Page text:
3. After inserting their first answer, they should insert a second answer in the box immediately below the box they had just completed, answering the question how they would engage in their initial response. For example, a participant might have answered the question, "How do I maintain good physical health?" by writing, "Go exercise."
      4. The diagram would then prompt them to ask themselves, "How does one go exercise?", to which they would provide a response in the box immediately below the one they had just filled in.
      5. Participants should provide four responses in this manner.
  6. After participants complete the construal level manipulation, present them with what is ostensibly the second of two independent studies (but in reality is the dependent measure of self-control).
    1. Have participants read four scenarios that describe an item that they might buy:
      A discount gift certificate to a restaurant
      A DVD player (or Blue-Ray)
      A set of four movie passes
      A discount coupon to the university bookstore
    2. Ask participants to indicate the dollar amount that they would pay to receive the item immediately and delayed in time.
      1. Half of the scenarios (DVD and movies passes) require participants first to indicate a monetary value for receiving the item immediately and then delayed in time, whereas the other half (restaurant and bookstore) require them first to write down the dollar amount for receiving the item delayed in time and then immediately.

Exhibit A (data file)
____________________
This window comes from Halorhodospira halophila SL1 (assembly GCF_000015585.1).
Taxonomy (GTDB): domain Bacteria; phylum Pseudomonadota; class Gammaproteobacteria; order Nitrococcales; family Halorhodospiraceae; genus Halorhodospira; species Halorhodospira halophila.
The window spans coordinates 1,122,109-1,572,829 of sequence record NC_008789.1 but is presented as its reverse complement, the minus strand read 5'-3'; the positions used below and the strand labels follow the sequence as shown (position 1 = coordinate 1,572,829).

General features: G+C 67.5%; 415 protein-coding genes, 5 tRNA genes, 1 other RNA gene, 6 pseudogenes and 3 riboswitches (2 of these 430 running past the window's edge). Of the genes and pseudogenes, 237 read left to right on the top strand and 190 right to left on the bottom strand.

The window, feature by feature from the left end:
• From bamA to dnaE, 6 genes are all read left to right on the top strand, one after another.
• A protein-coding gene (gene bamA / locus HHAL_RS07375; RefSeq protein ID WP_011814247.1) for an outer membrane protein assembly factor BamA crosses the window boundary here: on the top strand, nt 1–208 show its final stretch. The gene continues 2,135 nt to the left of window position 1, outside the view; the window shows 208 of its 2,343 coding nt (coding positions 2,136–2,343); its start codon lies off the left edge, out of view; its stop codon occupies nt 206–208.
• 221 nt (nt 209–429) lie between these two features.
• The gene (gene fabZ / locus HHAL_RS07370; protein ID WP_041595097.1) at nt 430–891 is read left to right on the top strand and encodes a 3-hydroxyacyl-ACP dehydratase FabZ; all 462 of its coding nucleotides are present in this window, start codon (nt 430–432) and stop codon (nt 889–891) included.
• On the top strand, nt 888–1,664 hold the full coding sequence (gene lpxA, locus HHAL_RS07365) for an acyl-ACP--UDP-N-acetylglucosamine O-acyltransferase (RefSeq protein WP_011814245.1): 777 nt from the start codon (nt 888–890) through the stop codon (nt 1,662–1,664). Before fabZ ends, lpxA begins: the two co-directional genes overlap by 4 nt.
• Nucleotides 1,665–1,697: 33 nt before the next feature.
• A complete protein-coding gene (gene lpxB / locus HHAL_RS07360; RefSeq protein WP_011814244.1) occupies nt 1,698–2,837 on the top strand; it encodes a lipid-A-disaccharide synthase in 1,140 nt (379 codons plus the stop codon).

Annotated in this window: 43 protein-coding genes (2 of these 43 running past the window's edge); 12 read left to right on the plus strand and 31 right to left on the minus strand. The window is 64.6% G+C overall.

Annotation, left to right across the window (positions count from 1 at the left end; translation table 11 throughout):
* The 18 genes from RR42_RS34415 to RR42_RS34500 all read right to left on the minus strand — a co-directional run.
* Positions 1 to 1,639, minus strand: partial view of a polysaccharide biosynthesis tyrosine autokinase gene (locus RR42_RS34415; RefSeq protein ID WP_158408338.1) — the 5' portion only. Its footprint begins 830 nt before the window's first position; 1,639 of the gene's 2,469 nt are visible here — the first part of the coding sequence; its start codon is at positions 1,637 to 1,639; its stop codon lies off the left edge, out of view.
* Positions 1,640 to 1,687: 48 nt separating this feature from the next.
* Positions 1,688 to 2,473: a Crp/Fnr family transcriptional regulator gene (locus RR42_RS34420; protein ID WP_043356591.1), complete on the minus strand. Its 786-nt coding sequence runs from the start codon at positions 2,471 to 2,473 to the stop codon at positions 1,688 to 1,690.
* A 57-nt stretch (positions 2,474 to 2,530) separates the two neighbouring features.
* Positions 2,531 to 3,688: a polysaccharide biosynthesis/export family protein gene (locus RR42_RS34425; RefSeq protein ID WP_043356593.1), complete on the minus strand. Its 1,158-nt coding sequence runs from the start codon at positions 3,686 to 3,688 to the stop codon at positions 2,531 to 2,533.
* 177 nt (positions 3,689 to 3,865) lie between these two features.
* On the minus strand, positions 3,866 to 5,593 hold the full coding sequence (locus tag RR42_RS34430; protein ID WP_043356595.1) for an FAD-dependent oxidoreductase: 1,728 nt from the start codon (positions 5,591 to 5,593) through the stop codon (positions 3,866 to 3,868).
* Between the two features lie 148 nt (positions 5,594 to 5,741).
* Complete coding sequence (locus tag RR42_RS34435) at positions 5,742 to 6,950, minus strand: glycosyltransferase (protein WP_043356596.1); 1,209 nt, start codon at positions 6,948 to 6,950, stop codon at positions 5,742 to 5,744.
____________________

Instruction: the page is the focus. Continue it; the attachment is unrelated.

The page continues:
2. The time delay for each of the scenarios will vary (favorite restaurant, 6 months; DVD player, 1 year; movie passes, 1 month; bookstore coupon, 1 year).
    3. Counterbalance the presentation order of the scenarios.
  7. Afterwards, have participants complete a funneled debriefing form to probe for suspicion regarding the experimental manipulations.3
  8. Once all participants have completed the follow-up questionnaires, carefully debrief them and dismiss them.

2. Data Analysis

  1. Conduct a manipulation check. Have two judges, unaware of condition, measure each participant's level of construal based on the abstractness of their responses to the why versus how manipulation.